Have you asked yourself, Am I on Medicaid or Medicare? In discussions of government healthcare, these two words always come up and can even sometimes be mistaken for each other. In discussing Medicare vs Medicaid, the distinct difference between the two programs is how to qualify: Medicare is for individuals age 65 and older or on Social Security Disability, while Medicaid is entirely income and asset based. There is no competition between the two they serve completely different groups of people however you can have Medicare and Medicaid if you meet the qualifications for both!
What Services Does Medicare Cover
There are 4 different parts to Medicare. Original Medicare is a fee-for-service health plan that has two parts: Part A and Part B .
Original Medicare pays for much, but not all of the cost for health careservices and supplies.
As a result, there are Medicare Supplement Insurance policies that are soldby private companies.
These policies can help pay some of the remaining health care costs, likecopayments, coinsurance, and deductibles.
Original Medicare: Part A And Part B
Medicare Part A and Part B make up the federal program known as Original Medicare. Learn more about how you qualify for Medicare.
- If youre eligible for Medicare Part A and Part B, you might be enrolled automatically.
- If youre getting Social Security benefits when you turn 65, youre typically enrolled without having to do anything.
- If youre under 65 and get disability benefits, you may be enrolled in Medicare Part A and Part B automatically. Read the details of when youll get enrolled in Part A and Part B if you qualify for Medicare due to disability.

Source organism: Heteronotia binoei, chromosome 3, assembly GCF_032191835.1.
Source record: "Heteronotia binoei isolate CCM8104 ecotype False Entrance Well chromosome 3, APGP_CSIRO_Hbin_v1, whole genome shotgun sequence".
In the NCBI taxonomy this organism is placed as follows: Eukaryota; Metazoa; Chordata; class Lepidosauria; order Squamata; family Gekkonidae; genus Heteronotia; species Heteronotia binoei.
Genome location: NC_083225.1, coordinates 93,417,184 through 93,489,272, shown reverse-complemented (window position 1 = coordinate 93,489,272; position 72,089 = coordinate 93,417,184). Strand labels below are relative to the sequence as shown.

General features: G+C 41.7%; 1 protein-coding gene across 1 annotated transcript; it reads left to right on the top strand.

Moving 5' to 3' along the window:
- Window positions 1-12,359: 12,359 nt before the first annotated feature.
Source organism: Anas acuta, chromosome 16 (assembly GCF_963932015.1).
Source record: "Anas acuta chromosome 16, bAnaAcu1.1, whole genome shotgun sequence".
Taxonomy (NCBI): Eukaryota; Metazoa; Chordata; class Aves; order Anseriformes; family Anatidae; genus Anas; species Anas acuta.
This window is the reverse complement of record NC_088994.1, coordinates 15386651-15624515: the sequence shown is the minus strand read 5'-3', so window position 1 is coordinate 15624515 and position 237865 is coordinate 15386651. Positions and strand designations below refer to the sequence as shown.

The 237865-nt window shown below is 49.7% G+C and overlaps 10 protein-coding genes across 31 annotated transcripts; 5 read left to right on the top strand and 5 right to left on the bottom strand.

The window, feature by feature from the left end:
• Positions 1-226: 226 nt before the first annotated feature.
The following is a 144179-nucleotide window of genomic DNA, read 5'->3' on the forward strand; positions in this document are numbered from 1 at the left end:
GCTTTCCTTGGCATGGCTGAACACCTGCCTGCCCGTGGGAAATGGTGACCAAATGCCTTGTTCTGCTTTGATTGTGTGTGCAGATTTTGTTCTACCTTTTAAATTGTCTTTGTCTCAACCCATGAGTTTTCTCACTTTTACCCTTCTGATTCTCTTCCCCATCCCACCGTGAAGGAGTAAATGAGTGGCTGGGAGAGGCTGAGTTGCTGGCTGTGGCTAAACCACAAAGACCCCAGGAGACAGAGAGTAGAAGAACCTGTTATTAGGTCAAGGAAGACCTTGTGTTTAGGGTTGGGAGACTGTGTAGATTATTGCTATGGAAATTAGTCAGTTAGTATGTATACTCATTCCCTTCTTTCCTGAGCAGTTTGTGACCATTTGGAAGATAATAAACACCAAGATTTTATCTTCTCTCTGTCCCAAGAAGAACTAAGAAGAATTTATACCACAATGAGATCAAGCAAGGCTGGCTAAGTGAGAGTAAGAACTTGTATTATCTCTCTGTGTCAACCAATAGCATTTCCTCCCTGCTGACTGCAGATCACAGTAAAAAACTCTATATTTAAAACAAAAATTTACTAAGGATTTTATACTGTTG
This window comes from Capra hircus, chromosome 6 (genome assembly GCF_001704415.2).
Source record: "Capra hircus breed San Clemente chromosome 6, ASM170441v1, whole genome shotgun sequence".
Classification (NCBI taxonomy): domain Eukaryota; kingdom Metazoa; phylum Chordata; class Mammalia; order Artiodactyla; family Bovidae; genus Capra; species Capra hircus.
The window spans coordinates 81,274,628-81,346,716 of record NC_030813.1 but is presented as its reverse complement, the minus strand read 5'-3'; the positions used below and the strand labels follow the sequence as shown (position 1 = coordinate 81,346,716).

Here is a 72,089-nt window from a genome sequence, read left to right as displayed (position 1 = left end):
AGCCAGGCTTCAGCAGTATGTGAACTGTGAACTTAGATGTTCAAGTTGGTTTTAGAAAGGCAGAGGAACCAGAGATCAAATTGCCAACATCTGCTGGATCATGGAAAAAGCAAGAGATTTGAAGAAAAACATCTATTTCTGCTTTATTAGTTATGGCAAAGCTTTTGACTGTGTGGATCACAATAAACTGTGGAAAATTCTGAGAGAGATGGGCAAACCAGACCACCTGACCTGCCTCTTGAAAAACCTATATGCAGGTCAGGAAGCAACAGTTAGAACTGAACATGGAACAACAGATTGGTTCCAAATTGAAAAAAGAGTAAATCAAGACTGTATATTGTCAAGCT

Be aware, though, that sometimes youre not automatically enrolled, and you have to take steps to enroll in Medicare. For example:
- If you have end-stage renal disease , you might qualify for Medicare before youre 65, but you have to sign up through Social Security.
- If you live in Puerto Rico, even if youre automatically enrolled in Medicare Part A, you need to enroll manually in Medicare Part B.
- If you delayed enrollment in Medicare Part A and/or Part B beyond your Medicare Initial Enrollment Period, you need to enroll manually.
This might not be a complete list of occasions when you have to enroll manually.
D Late Enrollment Penalty
For people who dont take any medications, delaying Part D enrollment is a common choice. But unless you have alternate credible coverage, such as you might receive through an employer, you will be assessed an LEP when you enroll in Part D. The LEP is in addition to the monthly premium for Part D and does not count toward deductibles or cost shares for prescription medication.